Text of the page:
The chancellor of the Exchequer and the governor of the Bank of England joined leading City figures at the Mansion House last week for the annual Bankers’ Dinner. The mood was of course very different to previous years after the shocking and horrific death, earlier that day, of the MP Jo Cox.
The chancellor, the governor and I all made brief remarks before the dinner, paying tribute to a devoted mother and public servant whose life had been taken in shocking fashion.
I never met Jo. But for many years she worked tirelessly, dedicating herself to others in her role as head of humanitarian campaigning for Oxfam and, more recently, in the House of Commons. She was committed to making things better for other people.
We should remember that an attack on a Member of Parliament is not an attack on any one side. It is an attack on public service itself – and, by extension, on the whole of society.
I made this point at the dinner and there was wide agreement in the room.
With referendum campaigning halted as a mark of respect, the planned speeches were no longer appropriate. But now, with less than a week until Britain goes to the polls, there are two points from my original speech that I want to make.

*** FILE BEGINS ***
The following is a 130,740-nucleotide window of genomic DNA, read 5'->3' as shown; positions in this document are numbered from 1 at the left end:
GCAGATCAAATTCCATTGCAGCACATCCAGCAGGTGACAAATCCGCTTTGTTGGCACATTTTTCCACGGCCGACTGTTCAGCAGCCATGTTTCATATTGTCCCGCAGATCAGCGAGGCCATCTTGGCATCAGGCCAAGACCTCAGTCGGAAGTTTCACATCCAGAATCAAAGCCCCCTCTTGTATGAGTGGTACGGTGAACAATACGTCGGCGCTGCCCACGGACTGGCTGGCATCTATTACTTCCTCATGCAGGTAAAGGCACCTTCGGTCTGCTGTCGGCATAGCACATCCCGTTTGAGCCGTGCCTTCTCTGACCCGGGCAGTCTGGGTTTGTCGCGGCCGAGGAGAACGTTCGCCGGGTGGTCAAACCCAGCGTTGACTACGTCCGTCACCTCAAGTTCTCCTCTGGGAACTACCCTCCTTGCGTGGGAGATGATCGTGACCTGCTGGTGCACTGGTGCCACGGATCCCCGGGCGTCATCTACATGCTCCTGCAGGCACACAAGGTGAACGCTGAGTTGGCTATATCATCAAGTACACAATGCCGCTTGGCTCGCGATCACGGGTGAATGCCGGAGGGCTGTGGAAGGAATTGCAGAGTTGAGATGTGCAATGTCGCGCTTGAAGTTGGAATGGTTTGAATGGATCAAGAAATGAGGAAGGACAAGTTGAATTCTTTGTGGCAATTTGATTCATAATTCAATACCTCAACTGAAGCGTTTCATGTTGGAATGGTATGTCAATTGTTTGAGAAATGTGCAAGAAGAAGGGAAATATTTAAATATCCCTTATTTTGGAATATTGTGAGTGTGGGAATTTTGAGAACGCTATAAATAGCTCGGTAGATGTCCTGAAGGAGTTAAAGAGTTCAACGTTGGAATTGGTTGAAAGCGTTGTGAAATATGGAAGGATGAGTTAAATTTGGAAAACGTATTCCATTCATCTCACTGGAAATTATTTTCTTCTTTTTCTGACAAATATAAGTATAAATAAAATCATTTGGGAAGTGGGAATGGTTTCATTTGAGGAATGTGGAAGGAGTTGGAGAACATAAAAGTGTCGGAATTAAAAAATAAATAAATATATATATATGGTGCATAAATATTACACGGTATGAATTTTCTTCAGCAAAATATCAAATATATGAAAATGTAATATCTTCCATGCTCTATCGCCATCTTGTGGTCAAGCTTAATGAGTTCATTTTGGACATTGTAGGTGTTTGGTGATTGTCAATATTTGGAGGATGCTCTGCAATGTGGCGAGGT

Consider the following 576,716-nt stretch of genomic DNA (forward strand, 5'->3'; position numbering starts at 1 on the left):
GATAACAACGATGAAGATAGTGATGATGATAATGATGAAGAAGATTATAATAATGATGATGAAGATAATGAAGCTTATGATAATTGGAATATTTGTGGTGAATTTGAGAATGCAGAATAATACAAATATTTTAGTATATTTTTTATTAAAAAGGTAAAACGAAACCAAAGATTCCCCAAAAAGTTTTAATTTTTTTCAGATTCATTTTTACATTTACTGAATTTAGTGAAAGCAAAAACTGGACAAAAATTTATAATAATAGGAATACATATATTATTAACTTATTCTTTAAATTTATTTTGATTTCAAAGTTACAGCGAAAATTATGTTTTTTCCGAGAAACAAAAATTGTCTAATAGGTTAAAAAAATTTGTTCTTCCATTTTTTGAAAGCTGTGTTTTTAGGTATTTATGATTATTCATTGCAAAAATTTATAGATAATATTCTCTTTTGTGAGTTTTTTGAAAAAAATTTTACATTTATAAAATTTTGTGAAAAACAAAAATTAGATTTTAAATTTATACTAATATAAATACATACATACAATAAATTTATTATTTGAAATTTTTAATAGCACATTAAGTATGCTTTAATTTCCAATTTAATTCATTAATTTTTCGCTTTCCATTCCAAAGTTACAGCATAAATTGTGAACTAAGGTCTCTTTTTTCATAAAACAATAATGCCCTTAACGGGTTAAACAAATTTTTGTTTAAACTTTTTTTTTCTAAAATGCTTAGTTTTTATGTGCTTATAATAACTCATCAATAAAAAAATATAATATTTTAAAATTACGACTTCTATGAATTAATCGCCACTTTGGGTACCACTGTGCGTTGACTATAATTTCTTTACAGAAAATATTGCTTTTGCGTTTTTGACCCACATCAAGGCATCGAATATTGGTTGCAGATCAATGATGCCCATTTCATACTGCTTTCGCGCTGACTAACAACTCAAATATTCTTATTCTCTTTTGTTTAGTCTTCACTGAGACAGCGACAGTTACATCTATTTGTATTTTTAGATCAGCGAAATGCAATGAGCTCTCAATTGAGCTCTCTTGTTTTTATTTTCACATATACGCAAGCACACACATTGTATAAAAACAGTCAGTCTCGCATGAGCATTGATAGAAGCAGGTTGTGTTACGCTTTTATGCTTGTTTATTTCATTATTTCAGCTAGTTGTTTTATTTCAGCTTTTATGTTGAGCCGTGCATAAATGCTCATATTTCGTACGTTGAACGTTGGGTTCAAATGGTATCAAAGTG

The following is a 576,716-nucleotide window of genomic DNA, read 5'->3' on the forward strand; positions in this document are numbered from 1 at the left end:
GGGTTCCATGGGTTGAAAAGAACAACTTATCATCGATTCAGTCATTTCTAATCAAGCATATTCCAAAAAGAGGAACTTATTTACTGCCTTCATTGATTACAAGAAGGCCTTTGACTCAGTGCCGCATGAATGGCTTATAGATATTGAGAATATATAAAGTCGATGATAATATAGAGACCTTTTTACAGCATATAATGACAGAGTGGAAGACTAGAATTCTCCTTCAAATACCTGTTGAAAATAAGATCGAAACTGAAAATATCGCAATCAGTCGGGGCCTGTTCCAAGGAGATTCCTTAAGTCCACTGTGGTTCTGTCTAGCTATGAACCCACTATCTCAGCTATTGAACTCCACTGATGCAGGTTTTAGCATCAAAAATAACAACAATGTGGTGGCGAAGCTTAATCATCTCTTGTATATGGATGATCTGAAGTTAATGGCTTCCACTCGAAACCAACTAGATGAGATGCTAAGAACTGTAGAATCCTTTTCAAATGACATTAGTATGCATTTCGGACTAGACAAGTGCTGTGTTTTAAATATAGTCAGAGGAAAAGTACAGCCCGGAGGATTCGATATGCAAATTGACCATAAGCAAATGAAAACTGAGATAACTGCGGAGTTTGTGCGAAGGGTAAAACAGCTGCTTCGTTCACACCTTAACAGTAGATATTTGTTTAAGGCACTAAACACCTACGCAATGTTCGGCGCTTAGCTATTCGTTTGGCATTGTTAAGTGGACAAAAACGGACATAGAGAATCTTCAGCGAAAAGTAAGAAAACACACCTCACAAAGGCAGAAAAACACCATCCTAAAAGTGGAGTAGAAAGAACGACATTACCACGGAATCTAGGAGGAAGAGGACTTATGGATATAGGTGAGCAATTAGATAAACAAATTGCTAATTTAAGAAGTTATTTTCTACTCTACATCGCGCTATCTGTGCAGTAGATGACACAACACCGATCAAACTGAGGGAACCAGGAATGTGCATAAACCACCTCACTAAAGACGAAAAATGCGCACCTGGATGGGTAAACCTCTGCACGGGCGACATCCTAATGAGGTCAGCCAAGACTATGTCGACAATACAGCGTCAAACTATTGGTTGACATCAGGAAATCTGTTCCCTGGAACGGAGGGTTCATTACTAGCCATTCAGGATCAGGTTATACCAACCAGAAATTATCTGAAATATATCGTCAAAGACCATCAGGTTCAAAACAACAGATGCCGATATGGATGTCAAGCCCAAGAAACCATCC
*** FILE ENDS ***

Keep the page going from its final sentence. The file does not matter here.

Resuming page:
The first is that, in almost all of the 19 countries I have visited as lord mayor, I have been asked one question: why even contemplate Brexit? Why risk surrendering our place at the top table of European decision-making? Our allies, including Presidents or Prime Ministers from the USA, India, Japan, China, Canada, Australia and more, are united: our EU membership makes the world a more prosperous and safer place. This view is shared by international organisations like the OECD and the IMF.
The second point is on the role of millennials – those born after 1980 – of which there are around 150,000 in the Square Mile.
My view is that millennials are seriously under-represented in the EU debate. They are the tech companies, the start-ups and the entrepreneurs who are the employers of tomorrow, and they indicate overwhelmingly that they need the Single Market to succeed.
Will we really deny young people the interconnectedness, the freedom, on which modern economies survive – and which they themselves are best able to exploit? Because if we do, then we gamble with the future prosperity and innovation that we’re relying on them to produce.
So what is the City’s role? We have a responsibility, to act, to lead, to reject unnecessary risk-taking, and to keep business and communities on a sustainable footing.
With that in mind, and as the head of the City Corporation, I strongly believe that the UK is better off inside the EU.
But whatever the decision of the British public, no matter how heated the debate, we have to go back to working together, for the common good.
The chancellor’s words before the dinner resonated with me and many others in the room: “freedom, liberty and justice will prevail over the hate that killed Jo”. The City stands for precisely these values.